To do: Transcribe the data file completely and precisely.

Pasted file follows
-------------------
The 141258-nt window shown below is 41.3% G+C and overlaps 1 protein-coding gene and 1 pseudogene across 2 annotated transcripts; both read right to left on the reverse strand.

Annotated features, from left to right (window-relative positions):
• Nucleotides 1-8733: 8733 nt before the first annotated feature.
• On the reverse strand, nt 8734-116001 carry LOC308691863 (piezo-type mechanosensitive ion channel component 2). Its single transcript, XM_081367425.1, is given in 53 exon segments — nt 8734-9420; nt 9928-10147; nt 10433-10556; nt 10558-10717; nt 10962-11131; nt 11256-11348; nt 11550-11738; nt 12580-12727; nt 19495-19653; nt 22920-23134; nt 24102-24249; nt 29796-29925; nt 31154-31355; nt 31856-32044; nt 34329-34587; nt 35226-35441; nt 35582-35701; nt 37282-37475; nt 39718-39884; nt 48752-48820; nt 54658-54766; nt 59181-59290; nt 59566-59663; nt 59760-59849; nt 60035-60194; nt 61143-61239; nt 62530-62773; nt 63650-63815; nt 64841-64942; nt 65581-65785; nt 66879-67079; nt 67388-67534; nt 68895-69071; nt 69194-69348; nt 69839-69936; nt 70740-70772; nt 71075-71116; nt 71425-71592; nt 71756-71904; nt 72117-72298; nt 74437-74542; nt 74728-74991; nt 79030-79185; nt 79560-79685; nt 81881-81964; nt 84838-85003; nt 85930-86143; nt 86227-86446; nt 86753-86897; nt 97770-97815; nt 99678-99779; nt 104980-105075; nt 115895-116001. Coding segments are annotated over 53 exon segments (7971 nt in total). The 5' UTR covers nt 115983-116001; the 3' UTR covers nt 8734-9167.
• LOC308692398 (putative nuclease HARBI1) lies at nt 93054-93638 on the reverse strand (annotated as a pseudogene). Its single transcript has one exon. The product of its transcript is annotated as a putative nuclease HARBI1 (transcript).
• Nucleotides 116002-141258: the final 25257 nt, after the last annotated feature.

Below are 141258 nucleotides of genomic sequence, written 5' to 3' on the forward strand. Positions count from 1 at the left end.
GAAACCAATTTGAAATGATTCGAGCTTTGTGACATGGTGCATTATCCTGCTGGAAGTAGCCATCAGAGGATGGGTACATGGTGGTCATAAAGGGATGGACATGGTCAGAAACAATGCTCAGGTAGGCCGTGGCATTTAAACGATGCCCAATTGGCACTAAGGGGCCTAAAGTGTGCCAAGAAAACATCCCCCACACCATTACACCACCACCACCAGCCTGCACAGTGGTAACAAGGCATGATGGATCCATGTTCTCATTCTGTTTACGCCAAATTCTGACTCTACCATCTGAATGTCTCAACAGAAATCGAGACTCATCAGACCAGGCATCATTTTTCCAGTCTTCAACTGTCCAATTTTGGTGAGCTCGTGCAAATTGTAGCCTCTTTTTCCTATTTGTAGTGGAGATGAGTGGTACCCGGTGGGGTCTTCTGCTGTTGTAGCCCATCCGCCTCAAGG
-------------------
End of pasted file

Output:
The 141258-nt window shown below is 41.3% G+C and overlaps 1 protein-coding gene and 1 pseudogene across 2 annotated transcripts; both read right to left on the reverse strand.

Annotated features, from left to right (window-relative positions):
• Nucleotides 1-8733: 8733 nt before the first annotated feature.
• On the reverse strand, nt 8734-116001 carry LOC308691863 (piezo-type mechanosensitive ion channel component 2). Its single transcript, XM_081367425.1, is given in 53 exon segments — nt 8734-9420; nt 9928-10147; nt 10433-10556; nt 10558-10717; nt 10962-11131; nt 11256-11348; nt 11550-11738; nt 12580-12727; nt 19495-19653; nt 22920-23134; nt 24102-24249; nt 29796-29925; nt 31154-31355; nt 31856-32044; nt 34329-34587; nt 35226-35441; nt 35582-35701; nt 37282-37475; nt 39718-39884; nt 48752-48820; nt 54658-54766; nt 59181-59290; nt 59566-59663; nt 59760-59849; nt 60035-60194; nt 61143-61239; nt 62530-62773; nt 63650-63815; nt 64841-64942; nt 65581-65785; nt 66879-67079; nt 67388-67534; nt 68895-69071; nt 69194-69348; nt 69839-69936; nt 70740-70772; nt 71075-71116; nt 71425-71592; nt 71756-71904; nt 72117-72298; nt 74437-74542; nt 74728-74991; nt 79030-79185; nt 79560-79685; nt 81881-81964; nt 84838-85003; nt 85930-86143; nt 86227-86446; nt 86753-86897; nt 97770-97815; nt 99678-99779; nt 104980-105075; nt 115895-116001. Coding segments are annotated over 53 exon segments (7971 nt in total). The 5' UTR covers nt 115983-116001; the 3' UTR covers nt 8734-9167.
• LOC308692398 (putative nuclease HARBI1) lies at nt 93054-93638 on the reverse strand (annotated as a pseudogene). Its single transcript has one exon. The product of its transcript is annotated as a putative nuclease HARBI1 (transcript).
• Nucleotides 116002-141258: the final 25257 nt, after the last annotated feature.

Below are 141258 nucleotides of genomic sequence, written 5' to 3' on the forward strand. Positions count from 1 at the left end.
GAAACCAATTTGAAATGATTCGAGCTTTGTGACATGGTGCATTATCCTGCTGGAAGTAGCCATCAGAGGATGGGTACATGGTGGTCATAAAGGGATGGACATGGTCAGAAACAATGCTCAGGTAGGCCGTGGCATTTAAACGATGCCCAATTGGCACTAAGGGGCCTAAAGTGTGCCAAGAAAACATCCCCCACACCATTACACCACCACCACCAGCCTGCACAGTGGTAACAAGGCATGATGGATCCATGTTCTCATTCTGTTTACGCCAAATTCTGACTCTACCATCTGAATGTCTCAACAGAAATCGAGACTCATCAGACCAGGCATCATTTTTCCAGTCTTCAACTGTCCAATTTTGGTGAGCTCGTGCAAATTGTAGCCTCTTTTTCCTATTTGTAGTGGAGATGAGTGGTACCCGGTGGGGTCTTCTGCTGTTGTAGCCCATCCGCCTCAAGG